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Friday, September 16, 2011

Don Maxwell Remembers Joe French

Joe French's variety and antique stores were discussed on last Monday's Blog. I had mentioned that Don Maxwell should have some stories about Joe French, as he lived next door to Joe's store. The other day I received an email from Don with some of his memories regarding Joe French. I thought I would share them with you.

Pete S

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I knew Joe French quite well as we lived next door all the years I lived in New Gretna until I was 24 years old. I remember when he built the store and lived upstairs. I believe he bought the property from Joseph Cramer, the same man my father bought his lot from. They had to fill it in some, as it was low there, and when they did all the excess rain water came over on us.

Don Maxwell in front of Clarence Mathis' store
(Photo courtesy of Betty Lamson West)

Joe had a so called variety store. You could buy just about anything but clothes there. My father did buy nearly all his groceries there.

Joe was always busy, and I remember, at one time, he had two clerks besides himself. They were Gene Sears and Talbert Loveland who we always called “Leaner” his New Gretna nickname. He was so named because he always leaned his head and neck to one side. After a few years Joe only had one clerk, “Leaner” for years. 

Gene Sears

Talbert Loveland outside Joe French's store

Joe's father was Houston French, and I believe he was a man of means as he had quite a few possessions like property etc. He also had property in Atlantic City in the Gardeners Basin area. I believe they were rental properties. I do know, like Phyillis Briggs said in a Blog comment, that he owned several houses in town, especially on South Maple Avenue.

Houston's father was Louis French who owned from the Parkway bridge in Port Republic up to and including the present Chestnut Neck boatyard, all the property around the monument, and up Chestnut Neck Road for quite a-ways.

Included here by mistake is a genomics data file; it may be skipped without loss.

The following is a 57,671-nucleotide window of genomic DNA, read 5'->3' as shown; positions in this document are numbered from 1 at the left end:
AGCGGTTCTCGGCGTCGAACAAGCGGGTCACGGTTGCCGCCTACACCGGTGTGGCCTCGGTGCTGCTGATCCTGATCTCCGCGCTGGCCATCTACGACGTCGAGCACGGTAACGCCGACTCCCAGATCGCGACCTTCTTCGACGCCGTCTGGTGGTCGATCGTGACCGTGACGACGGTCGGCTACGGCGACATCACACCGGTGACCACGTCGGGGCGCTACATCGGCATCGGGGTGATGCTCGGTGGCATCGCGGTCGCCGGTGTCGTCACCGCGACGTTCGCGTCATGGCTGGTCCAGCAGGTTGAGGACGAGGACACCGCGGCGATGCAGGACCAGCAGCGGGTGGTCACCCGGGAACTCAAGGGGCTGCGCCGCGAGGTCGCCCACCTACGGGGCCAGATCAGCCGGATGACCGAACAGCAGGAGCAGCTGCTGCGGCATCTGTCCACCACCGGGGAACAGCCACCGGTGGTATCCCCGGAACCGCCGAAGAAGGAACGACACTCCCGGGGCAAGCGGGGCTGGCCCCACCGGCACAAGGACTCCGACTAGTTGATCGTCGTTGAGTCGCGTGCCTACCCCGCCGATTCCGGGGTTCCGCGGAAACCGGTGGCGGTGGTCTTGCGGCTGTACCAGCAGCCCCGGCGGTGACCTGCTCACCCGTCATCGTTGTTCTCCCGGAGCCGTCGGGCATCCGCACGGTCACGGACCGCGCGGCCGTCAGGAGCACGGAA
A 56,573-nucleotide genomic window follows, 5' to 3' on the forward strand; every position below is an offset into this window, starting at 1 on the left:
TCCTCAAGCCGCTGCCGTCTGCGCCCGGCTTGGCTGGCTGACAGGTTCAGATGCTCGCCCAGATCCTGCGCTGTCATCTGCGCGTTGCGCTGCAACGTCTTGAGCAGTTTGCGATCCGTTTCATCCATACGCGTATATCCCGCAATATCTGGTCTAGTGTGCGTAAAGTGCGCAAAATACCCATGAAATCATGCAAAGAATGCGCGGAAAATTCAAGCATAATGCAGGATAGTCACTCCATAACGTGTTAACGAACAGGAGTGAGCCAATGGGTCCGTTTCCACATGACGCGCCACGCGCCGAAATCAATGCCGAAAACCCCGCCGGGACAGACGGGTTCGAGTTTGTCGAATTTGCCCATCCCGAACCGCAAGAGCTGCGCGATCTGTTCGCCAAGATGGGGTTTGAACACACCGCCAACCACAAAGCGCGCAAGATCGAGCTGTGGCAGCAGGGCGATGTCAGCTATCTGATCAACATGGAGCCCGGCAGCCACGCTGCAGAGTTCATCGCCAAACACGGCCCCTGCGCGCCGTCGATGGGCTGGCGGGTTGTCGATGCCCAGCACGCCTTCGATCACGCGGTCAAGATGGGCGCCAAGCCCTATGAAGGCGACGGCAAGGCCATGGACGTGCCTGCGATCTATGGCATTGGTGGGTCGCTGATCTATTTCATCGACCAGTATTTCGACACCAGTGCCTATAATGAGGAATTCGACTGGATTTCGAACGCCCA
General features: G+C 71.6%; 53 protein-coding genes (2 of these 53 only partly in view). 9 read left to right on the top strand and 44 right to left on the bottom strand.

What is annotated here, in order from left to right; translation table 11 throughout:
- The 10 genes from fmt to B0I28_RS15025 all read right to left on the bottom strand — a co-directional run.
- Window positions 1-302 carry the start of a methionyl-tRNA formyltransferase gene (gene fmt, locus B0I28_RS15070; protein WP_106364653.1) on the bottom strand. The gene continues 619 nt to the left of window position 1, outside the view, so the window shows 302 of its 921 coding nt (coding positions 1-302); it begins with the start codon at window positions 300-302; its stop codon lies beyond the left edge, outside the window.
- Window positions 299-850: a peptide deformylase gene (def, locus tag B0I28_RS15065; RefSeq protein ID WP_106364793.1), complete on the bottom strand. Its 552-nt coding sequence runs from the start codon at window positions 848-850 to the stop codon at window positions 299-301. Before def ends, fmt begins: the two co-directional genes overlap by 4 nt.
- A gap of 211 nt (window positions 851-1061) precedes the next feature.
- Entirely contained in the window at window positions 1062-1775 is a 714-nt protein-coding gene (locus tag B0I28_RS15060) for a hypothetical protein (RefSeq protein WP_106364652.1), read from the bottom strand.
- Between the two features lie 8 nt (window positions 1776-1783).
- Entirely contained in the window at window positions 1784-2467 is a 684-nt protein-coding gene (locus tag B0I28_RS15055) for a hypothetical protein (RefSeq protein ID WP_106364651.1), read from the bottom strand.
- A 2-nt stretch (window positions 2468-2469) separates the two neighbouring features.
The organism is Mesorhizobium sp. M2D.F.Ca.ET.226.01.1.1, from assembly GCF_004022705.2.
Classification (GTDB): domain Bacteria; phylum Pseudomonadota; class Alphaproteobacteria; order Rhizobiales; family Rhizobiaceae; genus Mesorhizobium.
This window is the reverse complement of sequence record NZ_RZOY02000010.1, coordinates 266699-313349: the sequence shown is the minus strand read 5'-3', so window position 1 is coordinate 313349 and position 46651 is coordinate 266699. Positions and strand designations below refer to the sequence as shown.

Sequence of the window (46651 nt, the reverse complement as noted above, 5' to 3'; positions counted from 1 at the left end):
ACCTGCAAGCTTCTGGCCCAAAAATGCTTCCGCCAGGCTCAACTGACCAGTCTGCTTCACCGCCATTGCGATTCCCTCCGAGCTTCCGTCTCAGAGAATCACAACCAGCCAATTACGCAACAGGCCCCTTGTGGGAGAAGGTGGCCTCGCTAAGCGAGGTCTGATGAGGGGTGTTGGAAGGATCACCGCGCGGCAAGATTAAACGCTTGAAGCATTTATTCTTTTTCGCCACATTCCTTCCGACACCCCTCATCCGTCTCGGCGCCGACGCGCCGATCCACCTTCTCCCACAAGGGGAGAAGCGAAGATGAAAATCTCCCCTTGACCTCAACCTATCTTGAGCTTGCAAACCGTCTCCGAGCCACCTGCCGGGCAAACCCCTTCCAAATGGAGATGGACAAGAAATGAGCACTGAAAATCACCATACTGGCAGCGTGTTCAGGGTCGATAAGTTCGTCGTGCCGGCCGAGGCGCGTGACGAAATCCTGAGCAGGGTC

The Frenches were an old revolutionary family and some of the first settlers in the Port Republic area. Joe's wife, Geraldine, was quite a cat and dog lover, and they had many. I remember her dog, Snookie, would come over every morning and defecate on our front walkway and mom would be mad.

Joe died in 1966 of a massive heart attack as he was a huge man, not too tall but very portly. Every Friday nite the place was crowded with people buying groceries and gas. He had two gas pumps with no electric to them. Some of us boys would pump them up full, as they held 10 gallons and had a pump handle that you would crank back and forth until it was full. when filling the car tank it was all gravity down to the gallon marks. Sometimes we would get a few pennies for pumping the tanks up and then go inside and spend it on candy. He also sold all kinds of magaznes and comic books. At 7 p.m. every weeknite he would turn on the Lone Ranger. How he loved that show. You could hear it outside the store.

One more little tidbit. Joe asked me onetime if I had any old burned out light bulbs as he said he would sell them for 10 cents a basket to people who hoped there would be one or two good ones.

Great Memories!

Don Maxwell 

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